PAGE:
When the comedians behind the Chicago-based musical improv group Baby Wants Candy decided to throw together a spoof of Fifty Shades of Grey a few weeks before the Edinburgh Fringe Festival, they didn’t really expect it to take off. But then again, who would have thought a poorly written erotica novel would become an international sensation?

If we’re being completely honest, the success of 50 Shades! The Musical is a lot more comprehensible than its inspiration. Unlike E.L. James’ Fifty Shades trilogy, which started out as online Twilight fan fiction, 50 Shades! The Musical is a collaborative effort between a crew of super-talented writers, comedians, and musicians. And bonus: You won’t be ashamed to be caught seeing this show in public.

Head writer Al Samuels knew right off the bat that he didn’t just want to make fun of the book. “Railing on the book was too easy,” he says on the phone from his home in L.A. “And also it felt too easy to just do parody songs. And we really wanted it to be a show that someone could enjoy as a musical, because if there’s no heart to it, even if it’s a parody, we felt like it wouldn’t be a very satisfying show for us as artists or for the audience.”

Samuels decided to use a book club to frame the show. These sexually repressed housewives introduce the story of Anastasia Steele and Christian Grey, and they reappear throughout the performance. The show has evolved significantly since the original one-act production (which ended with the song “Butthole in Control”), but the writers took that same core concept and developed a full-length musical full of witty references and catchy songs.

Amber Petty, a New York-based comedian with ties to Baby Wants Candy and the Upright Citizens Brigade, has played the role of Ana since the first run. When she first heard about the show, she immediately sat down and read the books.

“It’s so interesting to me that [the books have] been so popular, just because I wouldn’t have imagined an erotica book being so popular with such a huge age range,” she says. “And then the books are a little more tame than I thought. I was really glad I did read them. It is a little more about the characters and the relationship between Ana and Christian, and the S&M stuff is not half as much as I thought there would be. I was glad to see the real story.”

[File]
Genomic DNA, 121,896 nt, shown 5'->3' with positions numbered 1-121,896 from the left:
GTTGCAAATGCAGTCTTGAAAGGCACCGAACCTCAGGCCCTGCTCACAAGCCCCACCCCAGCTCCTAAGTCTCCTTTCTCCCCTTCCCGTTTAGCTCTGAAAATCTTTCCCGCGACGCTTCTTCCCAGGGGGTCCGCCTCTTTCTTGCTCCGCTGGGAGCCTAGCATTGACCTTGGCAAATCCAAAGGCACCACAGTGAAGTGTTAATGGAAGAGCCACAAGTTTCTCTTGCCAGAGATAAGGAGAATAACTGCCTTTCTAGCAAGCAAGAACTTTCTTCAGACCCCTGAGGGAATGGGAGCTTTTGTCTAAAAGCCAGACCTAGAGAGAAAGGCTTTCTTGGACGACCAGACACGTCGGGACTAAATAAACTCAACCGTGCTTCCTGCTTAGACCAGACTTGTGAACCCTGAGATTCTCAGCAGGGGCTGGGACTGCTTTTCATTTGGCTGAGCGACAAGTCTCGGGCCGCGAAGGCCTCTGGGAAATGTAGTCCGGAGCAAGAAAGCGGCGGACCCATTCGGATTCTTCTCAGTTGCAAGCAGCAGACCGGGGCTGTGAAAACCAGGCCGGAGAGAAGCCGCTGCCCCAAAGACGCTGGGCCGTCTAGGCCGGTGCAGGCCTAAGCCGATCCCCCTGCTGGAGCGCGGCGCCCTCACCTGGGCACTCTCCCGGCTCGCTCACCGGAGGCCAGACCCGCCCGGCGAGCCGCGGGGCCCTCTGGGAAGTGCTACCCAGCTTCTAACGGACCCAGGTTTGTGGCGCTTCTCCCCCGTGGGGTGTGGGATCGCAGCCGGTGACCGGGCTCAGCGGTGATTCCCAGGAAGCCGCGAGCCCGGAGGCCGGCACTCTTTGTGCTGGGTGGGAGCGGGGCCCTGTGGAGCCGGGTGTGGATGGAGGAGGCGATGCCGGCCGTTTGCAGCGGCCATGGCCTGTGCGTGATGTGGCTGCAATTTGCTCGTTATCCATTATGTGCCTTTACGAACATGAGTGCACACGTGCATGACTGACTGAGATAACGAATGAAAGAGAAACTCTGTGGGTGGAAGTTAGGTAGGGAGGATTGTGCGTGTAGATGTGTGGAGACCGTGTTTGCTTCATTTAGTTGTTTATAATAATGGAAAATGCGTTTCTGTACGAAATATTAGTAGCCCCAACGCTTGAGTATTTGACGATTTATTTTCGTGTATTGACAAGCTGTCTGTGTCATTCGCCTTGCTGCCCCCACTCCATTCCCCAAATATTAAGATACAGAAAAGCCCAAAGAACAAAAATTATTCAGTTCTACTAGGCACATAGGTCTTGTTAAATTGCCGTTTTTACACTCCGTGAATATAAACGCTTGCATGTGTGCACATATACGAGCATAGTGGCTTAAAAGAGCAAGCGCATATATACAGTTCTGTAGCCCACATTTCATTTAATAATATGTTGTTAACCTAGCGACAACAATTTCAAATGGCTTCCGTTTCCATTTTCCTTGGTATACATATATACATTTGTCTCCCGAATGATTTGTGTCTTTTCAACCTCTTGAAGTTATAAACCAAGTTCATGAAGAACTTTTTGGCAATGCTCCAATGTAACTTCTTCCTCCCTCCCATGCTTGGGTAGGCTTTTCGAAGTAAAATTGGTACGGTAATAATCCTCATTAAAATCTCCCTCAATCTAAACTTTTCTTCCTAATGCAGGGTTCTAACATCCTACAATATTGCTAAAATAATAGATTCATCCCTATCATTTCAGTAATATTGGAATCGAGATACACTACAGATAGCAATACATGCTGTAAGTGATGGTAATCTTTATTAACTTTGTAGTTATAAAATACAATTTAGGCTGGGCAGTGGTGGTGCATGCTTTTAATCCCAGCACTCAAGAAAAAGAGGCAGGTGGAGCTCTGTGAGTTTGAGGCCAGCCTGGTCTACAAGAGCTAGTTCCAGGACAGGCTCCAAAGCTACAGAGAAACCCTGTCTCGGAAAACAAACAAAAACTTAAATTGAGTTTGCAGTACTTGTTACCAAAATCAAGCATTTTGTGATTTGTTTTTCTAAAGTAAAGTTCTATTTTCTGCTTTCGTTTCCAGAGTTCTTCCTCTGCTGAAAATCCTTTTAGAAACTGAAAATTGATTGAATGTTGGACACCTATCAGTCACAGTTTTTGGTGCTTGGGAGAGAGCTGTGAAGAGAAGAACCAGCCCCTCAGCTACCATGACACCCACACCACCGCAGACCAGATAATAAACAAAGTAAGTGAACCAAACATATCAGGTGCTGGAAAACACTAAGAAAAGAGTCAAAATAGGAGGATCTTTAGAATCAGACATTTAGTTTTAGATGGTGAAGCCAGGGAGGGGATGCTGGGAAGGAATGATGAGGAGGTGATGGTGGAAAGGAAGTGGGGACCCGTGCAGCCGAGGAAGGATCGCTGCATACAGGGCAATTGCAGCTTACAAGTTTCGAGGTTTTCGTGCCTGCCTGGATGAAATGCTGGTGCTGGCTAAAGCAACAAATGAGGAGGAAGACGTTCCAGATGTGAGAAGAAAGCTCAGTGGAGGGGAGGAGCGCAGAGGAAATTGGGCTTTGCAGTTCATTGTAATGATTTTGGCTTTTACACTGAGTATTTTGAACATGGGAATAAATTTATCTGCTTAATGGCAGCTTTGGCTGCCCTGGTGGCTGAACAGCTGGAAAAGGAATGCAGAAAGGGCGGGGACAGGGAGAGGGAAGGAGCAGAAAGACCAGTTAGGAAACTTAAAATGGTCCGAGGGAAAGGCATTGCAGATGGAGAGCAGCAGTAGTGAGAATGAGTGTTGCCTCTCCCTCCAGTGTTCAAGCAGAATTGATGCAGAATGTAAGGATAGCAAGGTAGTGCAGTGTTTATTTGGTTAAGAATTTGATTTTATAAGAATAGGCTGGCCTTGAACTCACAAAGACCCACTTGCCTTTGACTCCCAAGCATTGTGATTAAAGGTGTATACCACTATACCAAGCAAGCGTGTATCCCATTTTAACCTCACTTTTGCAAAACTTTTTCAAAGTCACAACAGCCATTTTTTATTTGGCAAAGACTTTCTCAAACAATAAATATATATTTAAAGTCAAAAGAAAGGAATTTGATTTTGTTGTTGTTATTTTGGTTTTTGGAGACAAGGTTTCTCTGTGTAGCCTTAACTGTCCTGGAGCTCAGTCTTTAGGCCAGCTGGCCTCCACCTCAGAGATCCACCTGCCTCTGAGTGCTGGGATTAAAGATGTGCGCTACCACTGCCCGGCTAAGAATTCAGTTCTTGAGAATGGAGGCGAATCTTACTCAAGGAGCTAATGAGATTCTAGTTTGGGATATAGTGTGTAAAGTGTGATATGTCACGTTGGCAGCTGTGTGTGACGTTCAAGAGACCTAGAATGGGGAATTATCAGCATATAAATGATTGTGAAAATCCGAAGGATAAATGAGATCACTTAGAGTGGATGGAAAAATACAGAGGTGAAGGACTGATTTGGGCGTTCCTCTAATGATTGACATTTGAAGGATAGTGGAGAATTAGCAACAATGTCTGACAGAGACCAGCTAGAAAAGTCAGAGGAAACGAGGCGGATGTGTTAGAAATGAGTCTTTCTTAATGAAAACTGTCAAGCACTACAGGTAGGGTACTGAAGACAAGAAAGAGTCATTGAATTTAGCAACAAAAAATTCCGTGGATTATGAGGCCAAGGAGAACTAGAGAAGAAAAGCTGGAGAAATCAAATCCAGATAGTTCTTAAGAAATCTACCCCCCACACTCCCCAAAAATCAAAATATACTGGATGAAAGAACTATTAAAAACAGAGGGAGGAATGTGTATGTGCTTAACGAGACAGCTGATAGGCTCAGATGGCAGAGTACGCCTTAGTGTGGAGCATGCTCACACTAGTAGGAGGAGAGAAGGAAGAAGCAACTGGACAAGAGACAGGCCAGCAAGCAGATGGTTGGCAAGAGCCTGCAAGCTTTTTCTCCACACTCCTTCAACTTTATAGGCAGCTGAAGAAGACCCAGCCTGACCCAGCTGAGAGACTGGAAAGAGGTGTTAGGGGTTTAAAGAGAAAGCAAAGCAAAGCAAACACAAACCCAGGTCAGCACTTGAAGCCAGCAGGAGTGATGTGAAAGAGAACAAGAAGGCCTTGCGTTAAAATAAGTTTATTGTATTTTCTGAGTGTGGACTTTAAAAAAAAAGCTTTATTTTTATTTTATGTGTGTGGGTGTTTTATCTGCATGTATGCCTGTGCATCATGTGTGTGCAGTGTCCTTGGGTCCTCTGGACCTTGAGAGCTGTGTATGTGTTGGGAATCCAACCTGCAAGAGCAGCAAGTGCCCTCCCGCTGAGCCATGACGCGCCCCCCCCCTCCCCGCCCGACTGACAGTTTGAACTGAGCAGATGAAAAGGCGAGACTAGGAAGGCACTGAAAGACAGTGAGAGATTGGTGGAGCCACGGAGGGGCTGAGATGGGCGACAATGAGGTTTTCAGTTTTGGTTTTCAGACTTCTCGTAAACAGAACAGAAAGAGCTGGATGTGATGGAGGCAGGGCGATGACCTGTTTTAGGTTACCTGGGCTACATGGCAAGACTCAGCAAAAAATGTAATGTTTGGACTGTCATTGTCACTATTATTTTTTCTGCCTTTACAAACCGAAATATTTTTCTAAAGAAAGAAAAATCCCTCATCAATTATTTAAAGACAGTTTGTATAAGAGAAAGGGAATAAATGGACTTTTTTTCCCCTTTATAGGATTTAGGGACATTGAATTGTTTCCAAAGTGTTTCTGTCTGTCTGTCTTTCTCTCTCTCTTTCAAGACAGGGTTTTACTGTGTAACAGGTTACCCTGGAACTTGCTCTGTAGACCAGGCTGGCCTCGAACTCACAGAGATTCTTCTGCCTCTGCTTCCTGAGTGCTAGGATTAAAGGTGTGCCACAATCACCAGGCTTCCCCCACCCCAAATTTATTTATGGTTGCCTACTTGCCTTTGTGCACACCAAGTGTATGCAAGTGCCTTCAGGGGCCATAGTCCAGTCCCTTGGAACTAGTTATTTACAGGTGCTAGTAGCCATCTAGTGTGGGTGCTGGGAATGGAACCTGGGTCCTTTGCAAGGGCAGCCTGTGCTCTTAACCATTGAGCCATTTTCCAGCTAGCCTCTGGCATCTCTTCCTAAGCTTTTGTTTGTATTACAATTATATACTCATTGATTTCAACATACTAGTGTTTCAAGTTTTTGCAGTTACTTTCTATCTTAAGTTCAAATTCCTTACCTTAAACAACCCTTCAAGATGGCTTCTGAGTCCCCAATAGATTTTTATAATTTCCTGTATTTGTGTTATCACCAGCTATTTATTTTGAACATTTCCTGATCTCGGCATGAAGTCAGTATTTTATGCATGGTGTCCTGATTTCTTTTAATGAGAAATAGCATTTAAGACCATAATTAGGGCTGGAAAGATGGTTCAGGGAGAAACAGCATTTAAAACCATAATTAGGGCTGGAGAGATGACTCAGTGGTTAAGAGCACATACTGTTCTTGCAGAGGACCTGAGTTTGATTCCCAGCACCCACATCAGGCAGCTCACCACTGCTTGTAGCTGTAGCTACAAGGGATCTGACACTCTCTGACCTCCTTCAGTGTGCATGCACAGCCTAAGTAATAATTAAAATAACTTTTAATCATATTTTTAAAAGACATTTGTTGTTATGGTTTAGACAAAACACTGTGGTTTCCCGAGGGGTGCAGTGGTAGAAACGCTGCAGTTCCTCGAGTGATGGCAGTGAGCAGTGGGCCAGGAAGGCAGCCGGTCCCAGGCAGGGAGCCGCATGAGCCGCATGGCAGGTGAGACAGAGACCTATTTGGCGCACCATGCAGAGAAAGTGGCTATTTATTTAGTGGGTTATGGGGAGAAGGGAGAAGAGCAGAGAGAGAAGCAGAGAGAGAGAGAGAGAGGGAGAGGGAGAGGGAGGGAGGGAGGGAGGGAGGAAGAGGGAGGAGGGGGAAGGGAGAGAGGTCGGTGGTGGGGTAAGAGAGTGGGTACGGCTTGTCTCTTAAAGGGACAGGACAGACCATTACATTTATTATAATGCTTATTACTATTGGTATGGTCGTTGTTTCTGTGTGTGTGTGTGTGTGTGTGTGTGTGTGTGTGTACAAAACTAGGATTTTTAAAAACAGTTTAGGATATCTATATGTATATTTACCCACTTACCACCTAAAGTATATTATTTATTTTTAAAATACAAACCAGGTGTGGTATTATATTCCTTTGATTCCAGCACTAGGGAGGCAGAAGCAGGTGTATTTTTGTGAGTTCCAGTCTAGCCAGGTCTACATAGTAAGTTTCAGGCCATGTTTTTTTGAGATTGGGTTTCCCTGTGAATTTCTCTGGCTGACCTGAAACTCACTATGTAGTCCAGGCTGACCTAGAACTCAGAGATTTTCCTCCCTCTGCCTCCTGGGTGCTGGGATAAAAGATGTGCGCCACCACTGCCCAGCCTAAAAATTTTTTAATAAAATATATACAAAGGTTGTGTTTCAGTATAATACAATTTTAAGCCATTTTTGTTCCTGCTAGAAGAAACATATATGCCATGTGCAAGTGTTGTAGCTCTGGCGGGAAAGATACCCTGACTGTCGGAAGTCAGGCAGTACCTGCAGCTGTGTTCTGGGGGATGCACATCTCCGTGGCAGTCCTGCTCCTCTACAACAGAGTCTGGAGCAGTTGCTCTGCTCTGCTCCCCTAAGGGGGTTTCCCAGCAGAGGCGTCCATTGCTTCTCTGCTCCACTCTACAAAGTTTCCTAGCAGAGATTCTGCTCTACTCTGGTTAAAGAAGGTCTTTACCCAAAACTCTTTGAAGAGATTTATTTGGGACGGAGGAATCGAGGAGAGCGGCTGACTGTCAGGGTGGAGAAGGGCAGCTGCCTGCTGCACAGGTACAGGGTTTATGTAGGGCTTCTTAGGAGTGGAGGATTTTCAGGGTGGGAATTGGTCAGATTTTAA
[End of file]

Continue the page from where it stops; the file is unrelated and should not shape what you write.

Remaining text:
In the books, Ana starts out as an awkward, virginal college student who discovers an unexpected side of herself thanks to mysterious millionaire Christian Grey. “Eventually, it’s more about her finding her own self and what she wants to do, and becoming a woman and making her own choices — even if those choices mean being dominated sexually,” she laughs. “To me what’s fun about her is … she’s very innocent and sweet and naive. So we kind of play that up in the show, and in a way she’s almost like a Disney princess, but with a totally different storyline.”

Original songs like “There’s a Hole Inside of Me,” “They Get Nasty,” and “I Don’t Make Love, I Fuck” (a real line from the book) help propel the story. Petty’s years of training as a singer are clearly evident as she belts out lines like “I’ve got sugar and tea but no cream in my cup.”

Though this is strictly an 18-and-up affair, Petty promises things don’t get too racy onstage. “It’s mostly language stuff. As far as what we do on stage, anything we do that’s sexual is really heightened and silly, so that kind of stuff, it really doesn’t make you uncomfortable,” she says. “I’m kind of prudish in my real life, and I feel like, if I’m comfortable doing all this stuff, everyone else will be totally fine.”

For now, they’re touring only in the U.S. (parody laws are more flexible here than in some other countries), and audiences have ranged from young couples to people in their 80s. One thing they all have in common: They’re crazy about the show. “I’ve done a lot of comedy shows, and I’ve never had people react so strongly to a show,” Petty says. “People are really laughing the whole time.”

Samuels suggests a few reasons for the show’s popularity. First, they handle it in such a way that it appeals to fans of the book as well as those who’ve never read it. “It’s a beloved story and characters to a lot of the audience, and they just love the story itself,” he says. “But it’s such a fine line. If you don’t treat it both with the right level of parody and the right level of respect, you’ll alienate that part of the audience. But I think we have a good balance of that.”

He adds, “We were really careful to make sure that you cared about the story of our musical. It wasn’t just, let’s make fun of how ridiculous the book is, how silly and how spoofable — and all of that stuff is definitely there — but in the books and on the show we wanted to make sure there was the core of a relationship and relationships that you care about. Otherwise it’s just sketches, it’s just cartoonish … By the end of it, you really care. Are Ana and Christian going to get together, and are the book club ladies really going to become actualized?”

There is the question of how long the show will be relevant, but although the books have been out for awhile now, the movie is still in the development stages. Samuels hopes they’ll be performing it for awhile. “I didn’t want to do a show … that would have a shelf life of six months to a year,” he says. “[I wanted to make] a musical good enough that in five years you look back and it could still be running, even it’s making fun of a phenomenon that maybe isn’t as much in the forefront of pop culture … I feel like ours could be that.”